The rest, as they say, is history. The recession ended, the housing market exploded, times were good and people were happy.

Now that the first phases of redevelopment are complete and Pier Village and Beachfront North are now here, along with a new recession and a slumping housing market, the real estate market (not eminent domain) should dictate what properties are sold for and whether they are on the market in the first place. If redevelopment was successful then the area is no longer blighted and no longer in need of city-sponsored redevelopment.

Already, you are seeing signs that the market is driving even the city-sponsored redevelopment off course. The Broadway “arts” district seems to be off schedule, the Beachfront South district is remarkably off schedule and sales of the housing stock in Pier Village are sagging—despite the construction underway on Pier Village Phase II.

In any event, the partisans who are not contributing to the progress of the city and only to the progress of their candidate of choice are fighting on the

You, however, have come to the one independent voice for honest discussion of the life and times of the City of Long Branch—the Long Branch Advocate!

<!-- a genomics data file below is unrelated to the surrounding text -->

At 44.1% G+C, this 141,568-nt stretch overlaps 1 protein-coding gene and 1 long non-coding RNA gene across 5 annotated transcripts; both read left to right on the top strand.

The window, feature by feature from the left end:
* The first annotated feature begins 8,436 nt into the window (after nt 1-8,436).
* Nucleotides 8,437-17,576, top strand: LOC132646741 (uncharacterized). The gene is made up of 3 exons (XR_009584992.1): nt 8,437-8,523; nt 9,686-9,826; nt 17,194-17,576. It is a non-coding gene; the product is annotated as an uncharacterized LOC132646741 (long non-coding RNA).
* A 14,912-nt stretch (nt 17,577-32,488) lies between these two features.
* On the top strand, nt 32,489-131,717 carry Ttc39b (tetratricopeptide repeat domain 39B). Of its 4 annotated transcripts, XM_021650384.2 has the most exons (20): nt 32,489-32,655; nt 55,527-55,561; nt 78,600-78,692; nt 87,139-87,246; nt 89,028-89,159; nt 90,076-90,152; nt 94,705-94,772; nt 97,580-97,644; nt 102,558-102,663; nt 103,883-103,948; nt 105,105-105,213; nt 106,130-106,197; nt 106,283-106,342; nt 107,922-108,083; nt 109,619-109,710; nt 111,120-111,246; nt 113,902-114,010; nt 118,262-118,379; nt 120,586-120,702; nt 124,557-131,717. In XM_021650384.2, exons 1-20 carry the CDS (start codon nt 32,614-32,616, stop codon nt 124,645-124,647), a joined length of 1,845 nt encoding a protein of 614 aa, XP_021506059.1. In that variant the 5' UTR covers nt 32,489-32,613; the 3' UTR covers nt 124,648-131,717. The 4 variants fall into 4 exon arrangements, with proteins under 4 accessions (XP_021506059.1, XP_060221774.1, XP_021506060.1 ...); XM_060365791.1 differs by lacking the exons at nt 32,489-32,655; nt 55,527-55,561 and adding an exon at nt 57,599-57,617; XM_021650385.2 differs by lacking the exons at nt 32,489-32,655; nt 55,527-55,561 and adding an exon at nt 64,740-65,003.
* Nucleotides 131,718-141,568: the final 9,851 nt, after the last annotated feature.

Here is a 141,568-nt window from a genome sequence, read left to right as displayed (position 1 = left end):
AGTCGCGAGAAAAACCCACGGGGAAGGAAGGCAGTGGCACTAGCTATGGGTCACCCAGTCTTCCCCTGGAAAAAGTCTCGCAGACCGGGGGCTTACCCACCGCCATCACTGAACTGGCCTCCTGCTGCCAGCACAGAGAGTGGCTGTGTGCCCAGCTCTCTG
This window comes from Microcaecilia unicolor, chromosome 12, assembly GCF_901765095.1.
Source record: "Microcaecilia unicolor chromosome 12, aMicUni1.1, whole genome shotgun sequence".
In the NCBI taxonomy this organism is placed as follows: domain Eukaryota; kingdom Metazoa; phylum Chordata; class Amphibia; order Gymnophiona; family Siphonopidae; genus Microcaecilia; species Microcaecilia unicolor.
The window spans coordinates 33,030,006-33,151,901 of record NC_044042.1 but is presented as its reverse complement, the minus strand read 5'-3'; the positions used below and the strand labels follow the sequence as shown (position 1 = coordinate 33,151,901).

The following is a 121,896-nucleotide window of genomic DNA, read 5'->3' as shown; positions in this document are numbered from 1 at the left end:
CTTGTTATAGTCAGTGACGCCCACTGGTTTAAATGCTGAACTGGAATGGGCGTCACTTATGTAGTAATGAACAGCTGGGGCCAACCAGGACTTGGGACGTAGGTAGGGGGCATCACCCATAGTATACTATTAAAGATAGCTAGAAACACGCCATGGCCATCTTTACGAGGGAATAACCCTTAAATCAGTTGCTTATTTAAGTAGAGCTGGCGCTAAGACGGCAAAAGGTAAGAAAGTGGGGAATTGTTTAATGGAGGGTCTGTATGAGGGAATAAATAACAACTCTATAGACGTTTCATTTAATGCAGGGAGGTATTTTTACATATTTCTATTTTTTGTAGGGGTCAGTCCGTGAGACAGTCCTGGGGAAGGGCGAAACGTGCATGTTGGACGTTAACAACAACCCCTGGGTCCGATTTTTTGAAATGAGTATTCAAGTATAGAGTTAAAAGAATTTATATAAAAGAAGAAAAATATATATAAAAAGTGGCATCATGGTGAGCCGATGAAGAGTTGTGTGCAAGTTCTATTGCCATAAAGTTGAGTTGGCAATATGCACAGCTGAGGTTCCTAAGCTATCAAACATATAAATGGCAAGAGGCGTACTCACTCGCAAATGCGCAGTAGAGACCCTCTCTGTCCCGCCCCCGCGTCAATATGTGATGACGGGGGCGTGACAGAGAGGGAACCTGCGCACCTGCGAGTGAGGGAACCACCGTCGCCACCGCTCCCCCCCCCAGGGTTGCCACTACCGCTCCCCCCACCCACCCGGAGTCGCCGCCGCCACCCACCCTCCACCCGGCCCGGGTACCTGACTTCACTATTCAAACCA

One question from the article though: What money is being spent on the rest of town? Roads, sidewalks, improvements, anything? Let us hope the powers that be do not forget that most of us do not live in the redevelopment area. . . and we toughed it out during the dark days of the city. How about a little something for the dedication?


Anonymous said...

Fair comment in general. I believe the area was a complete crap hole even when the pier and boardwalk was up and running. I don't accept ED being used north of what was cooper ave or south of morris ave. In between, yes apporiate use of ED and lower Bway also.

Anonymous said...

This comment evinces a fundamental misunderstanding of economics. Condemnation for redevelopment is a distortion of the market. Individual properties are seized from unwilling owners at individual valuations; the properties are aggregated into a larger parcel that os worth more than the sum of condemnation payments; the excess value is gifted to the developer. The developer profits not by creating value, but by receiving it: (1) the enhanced value derived from aggregation; (2) tax abatements; (3) subsidies from the municipality -- like the $500,000 paid to the developer here; (4) re-zoning for higher densities.